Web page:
Crest of the Wave

George McGoff

American (1927-2011)
Crest of the Wave, c.2011
Painted wood and steel, 3 x 9.5 x 10 ft.

Former designer and art teacher for Wellesley High School, George McGoff traveled extensively, composing two-dimensional works through his camera lens. In 2002, he began creating large environmental sculptures in wood, like Crest of the Wave, displayed on the museum’s grounds. The sculpture echoes the museum’s roofline, designed to celebrate the oceanfront community of the South Shore, Massachusetts.

McGoff’s style transforms straight lines into curved shapes, resulting in a visual effect called hyperbolic paraboloid, a geometric term used to describe multiple planes creating a “saddle-like” surface. He used red cedar and mahogany to create his large three-dimensional sculptures, and also designed mobiles and toys.

Trained as an industrial designer, after serving in the United States Navy, McGoff studied at the Massachusetts College of Art in 1951, and began working at drafting and illustration for Albert & J.M. Anderson Manufacturing Company in Boston, Massachusetts. He then designed clocks and watches for Westclox and the Elgin National Watch Company. Later he became a senior industrial designer for the Telechron Clock Division for General Electric, designing clocks and timers. He expanded to designing men’s jewelry and eventually moved to New York.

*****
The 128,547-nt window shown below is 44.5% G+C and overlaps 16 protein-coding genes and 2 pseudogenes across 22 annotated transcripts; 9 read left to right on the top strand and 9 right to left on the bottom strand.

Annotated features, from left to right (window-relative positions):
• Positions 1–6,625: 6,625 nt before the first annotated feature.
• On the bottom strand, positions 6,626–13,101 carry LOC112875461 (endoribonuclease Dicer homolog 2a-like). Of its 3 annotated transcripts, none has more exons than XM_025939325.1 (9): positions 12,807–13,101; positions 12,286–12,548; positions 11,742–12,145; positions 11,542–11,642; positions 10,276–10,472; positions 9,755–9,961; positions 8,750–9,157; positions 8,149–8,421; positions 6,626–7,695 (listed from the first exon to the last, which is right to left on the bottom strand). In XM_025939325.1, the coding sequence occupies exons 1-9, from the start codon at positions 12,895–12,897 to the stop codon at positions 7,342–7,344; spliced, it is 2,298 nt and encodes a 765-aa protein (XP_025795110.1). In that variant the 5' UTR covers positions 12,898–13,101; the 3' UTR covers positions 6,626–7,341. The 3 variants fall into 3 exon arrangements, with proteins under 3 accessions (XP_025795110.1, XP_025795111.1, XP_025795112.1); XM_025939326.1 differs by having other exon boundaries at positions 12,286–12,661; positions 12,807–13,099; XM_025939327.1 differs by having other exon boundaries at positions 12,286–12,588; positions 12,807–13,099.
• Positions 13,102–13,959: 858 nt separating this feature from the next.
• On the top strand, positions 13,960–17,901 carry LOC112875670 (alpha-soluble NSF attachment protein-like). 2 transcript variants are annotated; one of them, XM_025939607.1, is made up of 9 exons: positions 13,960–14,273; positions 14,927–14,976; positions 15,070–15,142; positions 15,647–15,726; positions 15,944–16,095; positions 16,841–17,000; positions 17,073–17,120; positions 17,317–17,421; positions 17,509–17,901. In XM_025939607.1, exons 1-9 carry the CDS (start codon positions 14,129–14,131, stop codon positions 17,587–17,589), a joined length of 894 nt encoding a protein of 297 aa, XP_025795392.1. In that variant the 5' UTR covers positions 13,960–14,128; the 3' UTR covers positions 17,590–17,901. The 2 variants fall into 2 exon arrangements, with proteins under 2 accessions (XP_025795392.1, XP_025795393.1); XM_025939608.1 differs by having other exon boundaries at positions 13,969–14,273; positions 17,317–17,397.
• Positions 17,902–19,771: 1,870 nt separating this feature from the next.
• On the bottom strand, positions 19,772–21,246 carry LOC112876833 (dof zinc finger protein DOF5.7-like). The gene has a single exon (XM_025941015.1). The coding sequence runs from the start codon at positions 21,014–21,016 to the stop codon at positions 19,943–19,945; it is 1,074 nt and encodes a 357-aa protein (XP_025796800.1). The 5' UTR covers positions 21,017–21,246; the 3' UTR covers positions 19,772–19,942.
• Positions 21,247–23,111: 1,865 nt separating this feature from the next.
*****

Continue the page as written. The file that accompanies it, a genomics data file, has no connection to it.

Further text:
In 1958, he returned to the Boston area and worked freelance designing the offices and waiting room of the Plymouth Brockton Railway and then as an exhibit designer for Mass Bay College, Boston. McGoff transitioned to teaching art for Wellesley Public Schools and earned his Master of Fine Arts from Boston University. He was invited to exhibit his sculptures at the Art Complex Museum in 2002, and Crest of the Wave was given to the museum by the artist’s wife, Robin McGoff, in memory of her husband.